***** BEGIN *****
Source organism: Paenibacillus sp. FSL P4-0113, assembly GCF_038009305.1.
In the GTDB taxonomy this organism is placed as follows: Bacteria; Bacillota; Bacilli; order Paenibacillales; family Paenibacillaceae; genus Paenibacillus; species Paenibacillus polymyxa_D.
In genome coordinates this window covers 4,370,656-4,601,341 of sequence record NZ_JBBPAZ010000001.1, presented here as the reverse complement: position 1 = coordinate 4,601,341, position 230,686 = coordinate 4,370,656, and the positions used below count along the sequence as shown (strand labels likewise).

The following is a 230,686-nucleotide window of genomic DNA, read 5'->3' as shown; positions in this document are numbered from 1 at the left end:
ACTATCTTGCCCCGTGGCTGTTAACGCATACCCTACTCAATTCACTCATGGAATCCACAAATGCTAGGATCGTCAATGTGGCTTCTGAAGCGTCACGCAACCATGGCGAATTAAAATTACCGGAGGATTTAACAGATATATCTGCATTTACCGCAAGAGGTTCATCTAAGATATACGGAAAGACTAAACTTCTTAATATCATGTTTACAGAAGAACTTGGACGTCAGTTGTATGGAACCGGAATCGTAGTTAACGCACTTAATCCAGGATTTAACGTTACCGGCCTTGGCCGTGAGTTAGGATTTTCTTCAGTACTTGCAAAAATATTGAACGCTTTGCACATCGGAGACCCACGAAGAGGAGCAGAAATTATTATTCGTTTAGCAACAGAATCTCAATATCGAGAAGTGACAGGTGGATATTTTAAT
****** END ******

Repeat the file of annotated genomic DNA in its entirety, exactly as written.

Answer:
Source organism: Paenibacillus sp. FSL P4-0113, assembly GCF_038009305.1.
In the GTDB taxonomy this organism is placed as follows: Bacteria; Bacillota; Bacilli; order Paenibacillales; family Paenibacillaceae; genus Paenibacillus; species Paenibacillus polymyxa_D.
In genome coordinates this window covers 4,370,656-4,601,341 of sequence record NZ_JBBPAZ010000001.1, presented here as the reverse complement: position 1 = coordinate 4,601,341, position 230,686 = coordinate 4,370,656, and the positions used below count along the sequence as shown (strand labels likewise).

The following is a 230,686-nucleotide window of genomic DNA, read 5'->3' as shown; positions in this document are numbered from 1 at the left end:
ACTATCTTGCCCCGTGGCTGTTAACGCATACCCTACTCAATTCACTCATGGAATCCACAAATGCTAGGATCGTCAATGTGGCTTCTGAAGCGTCACGCAACCATGGCGAATTAAAATTACCGGAGGATTTAACAGATATATCTGCATTTACCGCAAGAGGTTCATCTAAGATATACGGAAAGACTAAACTTCTTAATATCATGTTTACAGAAGAACTTGGACGTCAGTTGTATGGAACCGGAATCGTAGTTAACGCACTTAATCCAGGATTTAACGTTACCGGCCTTGGCCGTGAGTTAGGATTTTCTTCAGTACTTGCAAAAATATTGAACGCTTTGCACATCGGAGACCCACGAAGAGGAGCAGAAATTATTATTCGTTTAGCAACAGAATCTCAATATCGAGAAGTGACAGGTGGATATTTTAAT